Just keep on keeping on, USC 'D' says

No need to re-invent the wheel for these guys, just use the three weeks to get more up to speed, more on the same page -- and better than they've been in a season that's seen them come a long way from Game 1 to Game 12.

They've come farther that Clancy Pendergast thought USC's inexperienced defense could come in 12 games.

Asked if this defense had lived up to the hope he had for it, Clancy said in his own often inscrutable way: "We're probably a little bit above it."

"Everybody's back on the [band]wagon for us," Adoree' Jackson said at the Thursday morning press conference for the USC defense. Even their demanding defensive coordinator, not known for going overboard in the praise department. But there was no avoiding it on this day.

Asked who had exceeded his hopes and raised their game, Clancy ticked off the names of Rasheem Green, Uchenna Nwosu, Cameron Smith, Marvell Tell and Iman Marshall.

"They've all grown a lot in the system," he said after that 1-3 September start.

"You've got to get good at something before you move on. "As a unit, all these guys have really bought in," Clancy said. Starting with Iman. "He bought in and can only get better."

Then there's Nwosu. "Uchenna has been great, playing a new position," Clancy said. "He's got a really bright future . . . it's easy to see he's one of our top three to five guys on our defense."  

From that group, only Cameron, coming back from ACL surgery, had ever played a great deal. The rest were learning -- how to play and how to play a completely new system. But there were plenty of others.

On senior inside linebacker Michael Hutchings, "There's not a guy we're prouder of," Clancy said of the De La Salle kid getting a chance to show what he could do. Which was a lot.

When Clancy says one of the best things this group does is "they communicate with one another," he's talking about Michael. And when you talk to Michael about how this team will handle the loss to academics of Nwosu's backup, Olajuwon Tucker, he says they're ready for it.

"I think Connor Murphy and 'Wole [Olowole Betiku] can do it," Michael says. "Those guys have stepped in."

While Clancy didn't put those names out, when they were mentioned to him, he didn't disagree. "They've done a nice job and certainly have worked hard and understand the defense enough to play."

That's been the key. For someone like Rasheem Green, going from a two-gap responsibility to the one-gap techniques this USC defense relies on has given "the D-line the hardest transition . . . he's a diligent worker."

Then there's Stevie Tu'ikolovatu, who has given the defensive front the big push they've needed all season even if, when asked about USC's NCAA troubles, Stevie simply says: I just got here."

One thing that's coming through for Stevie, Clancy says, is his film work on the player he'll be lined up against. "He's done a nice job studying his matchup," Clancy says of an NFL prospect he classifies as "no question.. I know I'm getting a lot of calls about him . . . A lot of teams are looking for a specific body type and there are not a lot of guys like that."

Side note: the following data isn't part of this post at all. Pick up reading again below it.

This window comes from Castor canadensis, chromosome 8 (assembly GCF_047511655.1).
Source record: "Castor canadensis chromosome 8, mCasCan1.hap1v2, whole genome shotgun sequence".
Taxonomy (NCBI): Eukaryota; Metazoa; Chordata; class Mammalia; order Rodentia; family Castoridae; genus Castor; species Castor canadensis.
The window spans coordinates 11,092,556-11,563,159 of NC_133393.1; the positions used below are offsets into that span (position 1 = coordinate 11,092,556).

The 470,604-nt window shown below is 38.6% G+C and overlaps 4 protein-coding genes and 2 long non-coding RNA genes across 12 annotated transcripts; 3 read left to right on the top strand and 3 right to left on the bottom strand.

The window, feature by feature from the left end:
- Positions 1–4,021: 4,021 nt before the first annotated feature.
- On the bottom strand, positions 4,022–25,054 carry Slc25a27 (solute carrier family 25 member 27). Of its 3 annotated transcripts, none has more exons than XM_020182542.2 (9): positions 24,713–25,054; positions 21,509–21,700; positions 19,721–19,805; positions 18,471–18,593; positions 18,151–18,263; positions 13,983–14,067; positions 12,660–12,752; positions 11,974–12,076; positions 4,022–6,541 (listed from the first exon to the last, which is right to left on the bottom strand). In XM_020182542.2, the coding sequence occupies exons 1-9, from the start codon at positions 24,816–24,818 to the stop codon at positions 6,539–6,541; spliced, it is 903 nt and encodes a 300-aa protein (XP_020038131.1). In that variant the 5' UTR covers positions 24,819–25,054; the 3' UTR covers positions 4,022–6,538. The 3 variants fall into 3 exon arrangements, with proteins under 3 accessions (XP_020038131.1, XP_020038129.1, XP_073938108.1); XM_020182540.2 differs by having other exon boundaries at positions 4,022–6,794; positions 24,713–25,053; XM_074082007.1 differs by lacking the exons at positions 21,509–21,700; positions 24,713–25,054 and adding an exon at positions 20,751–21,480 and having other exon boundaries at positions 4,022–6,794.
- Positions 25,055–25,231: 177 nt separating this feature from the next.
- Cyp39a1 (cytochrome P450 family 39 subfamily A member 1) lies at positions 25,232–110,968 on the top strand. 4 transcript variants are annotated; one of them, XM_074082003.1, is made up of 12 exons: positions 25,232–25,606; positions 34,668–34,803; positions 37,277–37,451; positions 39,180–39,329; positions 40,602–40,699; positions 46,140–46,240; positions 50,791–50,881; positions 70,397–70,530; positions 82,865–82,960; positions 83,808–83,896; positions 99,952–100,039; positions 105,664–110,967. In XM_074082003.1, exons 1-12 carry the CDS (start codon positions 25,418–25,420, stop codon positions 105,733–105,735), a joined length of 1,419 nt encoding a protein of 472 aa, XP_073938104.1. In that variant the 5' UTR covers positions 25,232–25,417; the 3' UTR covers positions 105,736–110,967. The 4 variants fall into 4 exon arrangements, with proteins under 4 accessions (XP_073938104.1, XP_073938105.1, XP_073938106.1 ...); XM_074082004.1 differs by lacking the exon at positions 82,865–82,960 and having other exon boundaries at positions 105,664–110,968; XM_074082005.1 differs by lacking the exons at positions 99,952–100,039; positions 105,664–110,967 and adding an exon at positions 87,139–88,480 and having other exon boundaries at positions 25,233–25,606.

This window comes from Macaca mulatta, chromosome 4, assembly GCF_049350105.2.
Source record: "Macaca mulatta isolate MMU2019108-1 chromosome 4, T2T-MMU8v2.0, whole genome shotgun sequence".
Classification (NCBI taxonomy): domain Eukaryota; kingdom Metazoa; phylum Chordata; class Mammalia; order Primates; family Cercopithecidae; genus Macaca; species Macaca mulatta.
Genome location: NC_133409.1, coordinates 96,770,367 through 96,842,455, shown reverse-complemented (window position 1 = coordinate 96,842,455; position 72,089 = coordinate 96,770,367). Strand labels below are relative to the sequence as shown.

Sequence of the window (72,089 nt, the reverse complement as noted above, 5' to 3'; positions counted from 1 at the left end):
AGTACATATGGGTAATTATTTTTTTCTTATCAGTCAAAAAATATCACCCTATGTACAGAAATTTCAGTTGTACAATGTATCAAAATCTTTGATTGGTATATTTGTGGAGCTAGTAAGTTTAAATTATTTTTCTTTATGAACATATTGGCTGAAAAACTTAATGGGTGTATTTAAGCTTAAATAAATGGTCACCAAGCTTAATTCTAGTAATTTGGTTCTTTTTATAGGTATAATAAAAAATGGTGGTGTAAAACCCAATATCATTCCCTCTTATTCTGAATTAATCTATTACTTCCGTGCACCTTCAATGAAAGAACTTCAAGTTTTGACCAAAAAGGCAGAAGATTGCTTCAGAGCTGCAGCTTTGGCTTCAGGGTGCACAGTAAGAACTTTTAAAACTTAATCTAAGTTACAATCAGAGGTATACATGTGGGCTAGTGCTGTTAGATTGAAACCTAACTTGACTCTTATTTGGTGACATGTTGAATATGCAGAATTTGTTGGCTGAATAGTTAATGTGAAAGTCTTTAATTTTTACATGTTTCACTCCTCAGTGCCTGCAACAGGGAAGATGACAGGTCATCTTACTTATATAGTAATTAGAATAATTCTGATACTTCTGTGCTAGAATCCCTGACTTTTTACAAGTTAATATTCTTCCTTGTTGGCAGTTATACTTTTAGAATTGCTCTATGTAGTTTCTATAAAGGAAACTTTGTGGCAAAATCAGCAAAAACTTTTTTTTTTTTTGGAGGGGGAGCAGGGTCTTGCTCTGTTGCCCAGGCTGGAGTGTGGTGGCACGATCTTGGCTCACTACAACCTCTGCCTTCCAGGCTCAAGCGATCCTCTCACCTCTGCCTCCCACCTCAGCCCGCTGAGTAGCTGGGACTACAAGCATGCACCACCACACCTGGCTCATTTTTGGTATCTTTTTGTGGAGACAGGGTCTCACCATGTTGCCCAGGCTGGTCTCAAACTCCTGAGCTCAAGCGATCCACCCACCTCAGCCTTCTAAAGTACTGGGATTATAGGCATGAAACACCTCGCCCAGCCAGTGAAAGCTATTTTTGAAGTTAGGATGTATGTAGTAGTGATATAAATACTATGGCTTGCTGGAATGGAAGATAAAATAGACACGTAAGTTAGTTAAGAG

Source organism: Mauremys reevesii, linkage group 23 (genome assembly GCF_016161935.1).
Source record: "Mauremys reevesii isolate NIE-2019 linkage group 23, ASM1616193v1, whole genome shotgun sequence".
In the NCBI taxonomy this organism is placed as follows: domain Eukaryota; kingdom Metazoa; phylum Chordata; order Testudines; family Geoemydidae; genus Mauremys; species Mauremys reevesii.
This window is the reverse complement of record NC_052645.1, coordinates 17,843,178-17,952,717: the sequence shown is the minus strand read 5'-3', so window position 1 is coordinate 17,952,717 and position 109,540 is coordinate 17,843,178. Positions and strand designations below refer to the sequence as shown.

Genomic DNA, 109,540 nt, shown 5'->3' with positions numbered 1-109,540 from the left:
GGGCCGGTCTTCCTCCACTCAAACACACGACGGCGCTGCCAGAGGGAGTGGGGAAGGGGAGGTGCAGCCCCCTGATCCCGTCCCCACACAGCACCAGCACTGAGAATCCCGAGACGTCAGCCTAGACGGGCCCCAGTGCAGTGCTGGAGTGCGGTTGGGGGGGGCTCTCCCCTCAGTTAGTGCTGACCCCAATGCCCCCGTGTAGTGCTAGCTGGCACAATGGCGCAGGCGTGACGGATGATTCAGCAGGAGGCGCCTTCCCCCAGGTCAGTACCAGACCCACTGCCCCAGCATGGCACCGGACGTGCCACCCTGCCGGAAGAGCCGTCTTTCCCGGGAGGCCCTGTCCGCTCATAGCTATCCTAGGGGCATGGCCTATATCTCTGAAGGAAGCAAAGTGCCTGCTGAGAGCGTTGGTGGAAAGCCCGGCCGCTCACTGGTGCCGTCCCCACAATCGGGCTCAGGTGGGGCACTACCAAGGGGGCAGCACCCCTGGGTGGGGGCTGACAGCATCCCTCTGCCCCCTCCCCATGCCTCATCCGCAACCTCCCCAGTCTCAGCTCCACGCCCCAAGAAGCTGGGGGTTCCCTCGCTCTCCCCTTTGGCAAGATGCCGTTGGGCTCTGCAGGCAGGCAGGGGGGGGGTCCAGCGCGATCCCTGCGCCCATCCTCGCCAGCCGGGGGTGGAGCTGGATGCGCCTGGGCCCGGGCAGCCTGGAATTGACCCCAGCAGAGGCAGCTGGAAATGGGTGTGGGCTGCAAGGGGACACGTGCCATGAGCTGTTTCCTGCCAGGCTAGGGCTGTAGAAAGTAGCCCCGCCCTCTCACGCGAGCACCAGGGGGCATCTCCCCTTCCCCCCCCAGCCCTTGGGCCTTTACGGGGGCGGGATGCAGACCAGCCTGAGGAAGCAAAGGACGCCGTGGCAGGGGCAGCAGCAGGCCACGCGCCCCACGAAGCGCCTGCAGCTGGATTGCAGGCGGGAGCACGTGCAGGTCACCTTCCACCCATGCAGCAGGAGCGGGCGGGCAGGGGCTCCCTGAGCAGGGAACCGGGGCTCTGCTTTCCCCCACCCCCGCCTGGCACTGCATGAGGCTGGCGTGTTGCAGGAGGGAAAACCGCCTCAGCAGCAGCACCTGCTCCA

Stevie fits into Clancy's plan for stopping outstanding Penn State running back Saquon Barkley. "The first guy has to get him on the ground and then we have to put a lot of hats on him."

"Maybe I'll put some extra stickum on my gloves," Stevie says against an offense that according to Hutchings looks a little familiar. "If you look at them, you'd think they were a Pac-12 team."

And yet, there's a difference. "They have that quarterback-running back duo," he says of scrambling QB Trace McSorley and Barkley. "They both can make plays."

But not just any plays. What sets Penn State apart, especially as a come-from-behind, second-half team, is the kind of plays they make.

"Explosive plays," Clancy says. "We're going over every facet of the game from a situational standpoint but they've been able to come back when they take shots down the field," Clancy says. And it's not just those two. "They have that big tight end [6-6, 252-pound Mike Gesicki], too."

So the USC formula for Clancy in this game is simple:"Obviously the explosive plays down the field would be the main thing [USC must stop], both the pass and the run."

How they're planning to do that is between Clancy and his Trojans team. Cam Smith says he thinks one thing will help them here.

"I've never been on a team whhere everybody knows every position," Cam said. Of Penn State, "they're a scrappy team . . . they're going to play hard all game . . . it's going to be a fun game." And then maybe the tip here.

"Our goal always is to get pressure on the quarterback," Cam said. How and when, we'll have to wait for the game.

But beyond that, Adoree' had the final upbeat word for this USC team. "We're family. Every group even the punters and kickers, we can relate to one another. That's what makes us special."

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